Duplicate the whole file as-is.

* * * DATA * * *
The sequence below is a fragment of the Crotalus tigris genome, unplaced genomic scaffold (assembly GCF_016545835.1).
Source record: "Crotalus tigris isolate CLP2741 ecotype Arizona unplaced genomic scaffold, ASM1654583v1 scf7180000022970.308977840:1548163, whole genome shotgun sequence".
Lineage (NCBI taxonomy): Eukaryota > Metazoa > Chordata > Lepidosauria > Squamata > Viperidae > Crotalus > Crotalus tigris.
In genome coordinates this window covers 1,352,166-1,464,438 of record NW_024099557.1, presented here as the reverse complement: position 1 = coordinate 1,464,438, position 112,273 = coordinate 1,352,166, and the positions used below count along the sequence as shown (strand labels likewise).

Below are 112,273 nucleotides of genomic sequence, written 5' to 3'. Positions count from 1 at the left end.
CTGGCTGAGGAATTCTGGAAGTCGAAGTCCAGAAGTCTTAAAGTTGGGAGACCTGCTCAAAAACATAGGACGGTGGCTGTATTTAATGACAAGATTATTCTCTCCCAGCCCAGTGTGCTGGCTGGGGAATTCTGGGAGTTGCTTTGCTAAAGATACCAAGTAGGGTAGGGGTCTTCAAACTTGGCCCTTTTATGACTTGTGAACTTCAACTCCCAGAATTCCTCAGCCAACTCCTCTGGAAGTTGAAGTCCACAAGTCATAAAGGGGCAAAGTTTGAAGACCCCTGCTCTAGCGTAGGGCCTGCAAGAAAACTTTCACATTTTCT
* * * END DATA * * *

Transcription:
The sequence below is a fragment of the Crotalus tigris genome, unplaced genomic scaffold (assembly GCF_016545835.1).
Source record: "Crotalus tigris isolate CLP2741 ecotype Arizona unplaced genomic scaffold, ASM1654583v1 scf7180000022970.308977840:1548163, whole genome shotgun sequence".
Lineage (NCBI taxonomy): Eukaryota > Metazoa > Chordata > Lepidosauria > Squamata > Viperidae > Crotalus > Crotalus tigris.
In genome coordinates this window covers 1,352,166-1,464,438 of record NW_024099557.1, presented here as the reverse complement: position 1 = coordinate 1,464,438, position 112,273 = coordinate 1,352,166, and the positions used below count along the sequence as shown (strand labels likewise).

Below are 112,273 nucleotides of genomic sequence, written 5' to 3'. Positions count from 1 at the left end.
CTGGCTGAGGAATTCTGGAAGTCGAAGTCCAGAAGTCTTAAAGTTGGGAGACCTGCTCAAAAACATAGGACGGTGGCTGTATTTAATGACAAGATTATTCTCTCCCAGCCCAGTGTGCTGGCTGGGGAATTCTGGGAGTTGCTTTGCTAAAGATACCAAGTAGGGTAGGGGTCTTCAAACTTGGCCCTTTTATGACTTGTGAACTTCAACTCCCAGAATTCCTCAGCCAACTCCTCTGGAAGTTGAAGTCCACAAGTCATAAAGGGGCAAAGTTTGAAGACCCCTGCTCTAGCGTAGGGCCTGCAAGAAAACTTTCACATTTTCT